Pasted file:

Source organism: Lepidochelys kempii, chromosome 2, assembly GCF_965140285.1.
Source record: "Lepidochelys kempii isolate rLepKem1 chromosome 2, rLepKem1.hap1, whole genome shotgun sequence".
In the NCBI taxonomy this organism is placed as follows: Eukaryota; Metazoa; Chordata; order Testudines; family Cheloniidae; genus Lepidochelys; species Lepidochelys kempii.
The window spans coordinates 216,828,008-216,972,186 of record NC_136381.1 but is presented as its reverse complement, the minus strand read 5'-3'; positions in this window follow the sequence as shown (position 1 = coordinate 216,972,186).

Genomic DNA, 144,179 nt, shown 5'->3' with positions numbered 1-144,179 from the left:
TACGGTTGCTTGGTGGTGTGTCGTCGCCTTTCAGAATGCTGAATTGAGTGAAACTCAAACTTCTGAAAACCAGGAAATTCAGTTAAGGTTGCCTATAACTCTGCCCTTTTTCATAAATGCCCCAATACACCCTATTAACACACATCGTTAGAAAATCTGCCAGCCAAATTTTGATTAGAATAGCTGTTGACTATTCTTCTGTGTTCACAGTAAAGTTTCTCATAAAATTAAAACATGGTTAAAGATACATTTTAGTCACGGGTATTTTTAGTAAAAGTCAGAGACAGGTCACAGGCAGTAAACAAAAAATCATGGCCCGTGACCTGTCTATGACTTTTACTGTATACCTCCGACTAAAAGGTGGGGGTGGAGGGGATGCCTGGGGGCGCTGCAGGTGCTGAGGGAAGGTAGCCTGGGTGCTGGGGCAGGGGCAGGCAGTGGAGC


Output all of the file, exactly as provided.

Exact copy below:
Source organism: Lepidochelys kempii, chromosome 2, assembly GCF_965140285.1.
Source record: "Lepidochelys kempii isolate rLepKem1 chromosome 2, rLepKem1.hap1, whole genome shotgun sequence".
In the NCBI taxonomy this organism is placed as follows: Eukaryota; Metazoa; Chordata; order Testudines; family Cheloniidae; genus Lepidochelys; species Lepidochelys kempii.
The window spans coordinates 216,828,008-216,972,186 of record NC_136381.1 but is presented as its reverse complement, the minus strand read 5'-3'; positions in this window follow the sequence as shown (position 1 = coordinate 216,972,186).

Genomic DNA, 144,179 nt, shown 5'->3' with positions numbered 1-144,179 from the left:
TACGGTTGCTTGGTGGTGTGTCGTCGCCTTTCAGAATGCTGAATTGAGTGAAACTCAAACTTCTGAAAACCAGGAAATTCAGTTAAGGTTGCCTATAACTCTGCCCTTTTTCATAAATGCCCCAATACACCCTATTAACACACATCGTTAGAAAATCTGCCAGCCAAATTTTGATTAGAATAGCTGTTGACTATTCTTCTGTGTTCACAGTAAAGTTTCTCATAAAATTAAAACATGGTTAAAGATACATTTTAGTCACGGGTATTTTTAGTAAAAGTCAGAGACAGGTCACAGGCAGTAAACAAAAAATCATGGCCCGTGACCTGTCTATGACTTTTACTGTATACCTCCGACTAAAAGGTGGGGGTGGAGGGGATGCCTGGGGGCGCTGCAGGTGCTGAGGGAAGGTAGCCTGGGTGCTGGGGCAGGGGCAGGCAGTGGAGC